Burlington Industries, the North Carolina-based textile manufacturing firm, yesterday resigned from the U.S. Chamber of Commerce to protest one of its lobbying campaigns.

In a sharply worded letter, Burlington Chairman William Klopman said he was "outraged" that the chamber had taken a stance an a pending antitrust bill that is "directly contrary to the interests of tens of thousands of . . . businesses."

The bill, S. 995, would change the way damages assessed in price-fixing cases are divided among co-conspirators. Burlington objects to a provision that would allow judges to apply the new law to pending cases.

If it is enacted with that amendment, the bill could reduce by two-thirds a potential $21 million damage award Burlington hopes to receive as a successful plaintiff in a decade-old price-fixing case against Milliken and Co.

The chamber, which says it cannot remember the last time a member left in protest, expressed polite regret at Burlington's move. "Of course we're sorry to lose one of our members, but on the merits and the equities, we are convinced we are right," said Jeffrey Joseph, chamber vice president for domestic affairs.

The squabble over retroactivity has been one of the most bitter and expensive family feuds within the business community during the current congressional session. Each side is spending millions of dollars lobbying for its point of view; each has tens of millions of dollars riding on the outcome.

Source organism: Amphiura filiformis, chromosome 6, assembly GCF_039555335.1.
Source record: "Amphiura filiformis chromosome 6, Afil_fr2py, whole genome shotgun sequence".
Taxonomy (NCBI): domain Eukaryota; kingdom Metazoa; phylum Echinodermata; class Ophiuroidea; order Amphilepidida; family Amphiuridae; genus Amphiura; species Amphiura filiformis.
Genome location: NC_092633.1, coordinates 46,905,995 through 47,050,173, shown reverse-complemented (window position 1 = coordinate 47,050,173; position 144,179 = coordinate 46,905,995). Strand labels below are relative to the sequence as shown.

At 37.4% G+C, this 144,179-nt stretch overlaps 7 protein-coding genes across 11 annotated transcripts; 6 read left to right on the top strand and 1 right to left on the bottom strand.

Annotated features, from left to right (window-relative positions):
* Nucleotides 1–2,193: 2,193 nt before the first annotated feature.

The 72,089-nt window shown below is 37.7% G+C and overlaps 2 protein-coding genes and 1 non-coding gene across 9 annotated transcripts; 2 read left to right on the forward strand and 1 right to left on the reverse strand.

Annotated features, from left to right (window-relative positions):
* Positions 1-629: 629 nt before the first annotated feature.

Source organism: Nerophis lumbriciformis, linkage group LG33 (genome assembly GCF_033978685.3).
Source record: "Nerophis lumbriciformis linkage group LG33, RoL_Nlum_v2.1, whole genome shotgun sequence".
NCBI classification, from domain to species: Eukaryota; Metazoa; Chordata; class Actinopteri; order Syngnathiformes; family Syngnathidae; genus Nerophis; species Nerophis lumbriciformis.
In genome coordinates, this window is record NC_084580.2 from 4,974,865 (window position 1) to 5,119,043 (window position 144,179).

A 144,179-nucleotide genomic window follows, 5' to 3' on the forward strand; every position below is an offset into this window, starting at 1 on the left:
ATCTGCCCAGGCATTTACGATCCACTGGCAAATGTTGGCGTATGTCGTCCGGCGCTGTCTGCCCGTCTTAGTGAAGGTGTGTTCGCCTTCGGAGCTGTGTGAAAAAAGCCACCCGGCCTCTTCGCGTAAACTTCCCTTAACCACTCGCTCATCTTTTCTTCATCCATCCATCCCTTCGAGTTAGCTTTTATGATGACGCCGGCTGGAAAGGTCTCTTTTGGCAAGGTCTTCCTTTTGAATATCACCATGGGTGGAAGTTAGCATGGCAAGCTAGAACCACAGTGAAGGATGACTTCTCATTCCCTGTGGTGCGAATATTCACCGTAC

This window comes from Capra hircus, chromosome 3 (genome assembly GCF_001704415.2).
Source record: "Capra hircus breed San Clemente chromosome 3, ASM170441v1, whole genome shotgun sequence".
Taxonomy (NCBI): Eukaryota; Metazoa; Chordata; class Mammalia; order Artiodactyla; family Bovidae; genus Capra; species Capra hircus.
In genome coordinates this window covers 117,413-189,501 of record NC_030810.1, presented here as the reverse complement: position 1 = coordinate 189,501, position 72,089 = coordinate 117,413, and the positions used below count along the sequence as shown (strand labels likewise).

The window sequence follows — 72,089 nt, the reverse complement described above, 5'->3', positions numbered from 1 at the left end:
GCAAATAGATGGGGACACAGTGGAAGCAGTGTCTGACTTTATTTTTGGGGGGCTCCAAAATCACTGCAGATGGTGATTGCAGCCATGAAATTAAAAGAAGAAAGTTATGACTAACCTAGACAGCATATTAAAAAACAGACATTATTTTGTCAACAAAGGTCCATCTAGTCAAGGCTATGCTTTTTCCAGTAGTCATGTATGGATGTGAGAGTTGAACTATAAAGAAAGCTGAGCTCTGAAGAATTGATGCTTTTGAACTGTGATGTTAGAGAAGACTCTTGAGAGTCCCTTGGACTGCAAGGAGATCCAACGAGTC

The fight in favor of the retroactive amendment (or, as its side prefers to call it, the "pending-case" amendment) has been led by five companies, Mead Corp., Georgia-Pacific Corp., Weyerhaeuser Co., Willamette Industries Inc. and Milliken & Co., that have lost jury verdicts in major price-fixing suits and that face huge potential damage judgments. They have hired a star-studded team of lobbyists, led by former attorneys general Griffen Bell and Benjamin Civiletti.

They are being opposed by Burlington and by International Paper Co., an adjudicated price-fixer which fears that the new law, if applied to pending cases, could upset an inexpensive settlement it made several years ago with its plaintiffs.

For the past 18 months, the chamber has been trying to walk a line between the disputants. Last fall, its antitrust committee conducted an elaborate day-long hearing on the matter, with all the trappings of a Supreme Court presentation. It decided to support the bill but remain neutral on the retroactivity question.

The bill removes a price-fixer from the threat of facing a treble damage judgment based not only on his own wrongdoing, but on the wrongdoing of his co-conspirators.

When the bill came up for a vote in the Senate Judiciary Committee this spring, Chairman Strom Thurmond (R-S.C.) reportedly told the chamber that it would get no bill unless it pressed for a compromise amendment that gives a trial judge the option to apply the new antitrust rules to pending cases.

Without reconvening its antitrust committee, the chamber sent out Mailgrams on the eve of the committee vote urging members to support the Thurmond amendment. Klopman's letter yesterday said he was "dismayed" at the "back-door decsion making" and said the "sudden reversal" supports a "bailout for five major corporations."

But Joseph insisted yesterday that the Thurmond language was a genuine compromise and that supporting it did not violate the posture of neutrality the chamber originally struck.

Joseph added that the chamber, which has 250,000 members, "has such a broad base that we can't always please everybody." Noting membership had more than doubled in the past 18 months, he added, "Obviously, we're doing something right."